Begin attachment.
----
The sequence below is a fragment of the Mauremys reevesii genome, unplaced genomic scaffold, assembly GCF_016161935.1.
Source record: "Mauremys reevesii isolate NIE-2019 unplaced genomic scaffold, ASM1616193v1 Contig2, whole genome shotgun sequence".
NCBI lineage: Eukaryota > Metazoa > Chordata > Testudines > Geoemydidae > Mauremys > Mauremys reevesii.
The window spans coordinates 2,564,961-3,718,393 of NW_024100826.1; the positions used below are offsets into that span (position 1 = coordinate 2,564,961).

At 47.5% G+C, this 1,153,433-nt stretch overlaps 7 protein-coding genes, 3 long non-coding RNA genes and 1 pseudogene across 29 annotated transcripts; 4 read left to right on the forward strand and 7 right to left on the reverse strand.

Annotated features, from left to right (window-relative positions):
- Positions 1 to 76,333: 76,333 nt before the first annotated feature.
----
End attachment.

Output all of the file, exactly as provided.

The sequence below is a fragment of the Mauremys reevesii genome, unplaced genomic scaffold, assembly GCF_016161935.1.
Source record: "Mauremys reevesii isolate NIE-2019 unplaced genomic scaffold, ASM1616193v1 Contig2, whole genome shotgun sequence".
NCBI lineage: Eukaryota > Metazoa > Chordata > Testudines > Geoemydidae > Mauremys > Mauremys reevesii.
The window spans coordinates 2,564,961-3,718,393 of NW_024100826.1; the positions used below are offsets into that span (position 1 = coordinate 2,564,961).

At 47.5% G+C, this 1,153,433-nt stretch overlaps 7 protein-coding genes, 3 long non-coding RNA genes and 1 pseudogene across 29 annotated transcripts; 4 read left to right on the forward strand and 7 right to left on the reverse strand.

Annotated features, from left to right (window-relative positions):
- Positions 1 to 76,333: 76,333 nt before the first annotated feature.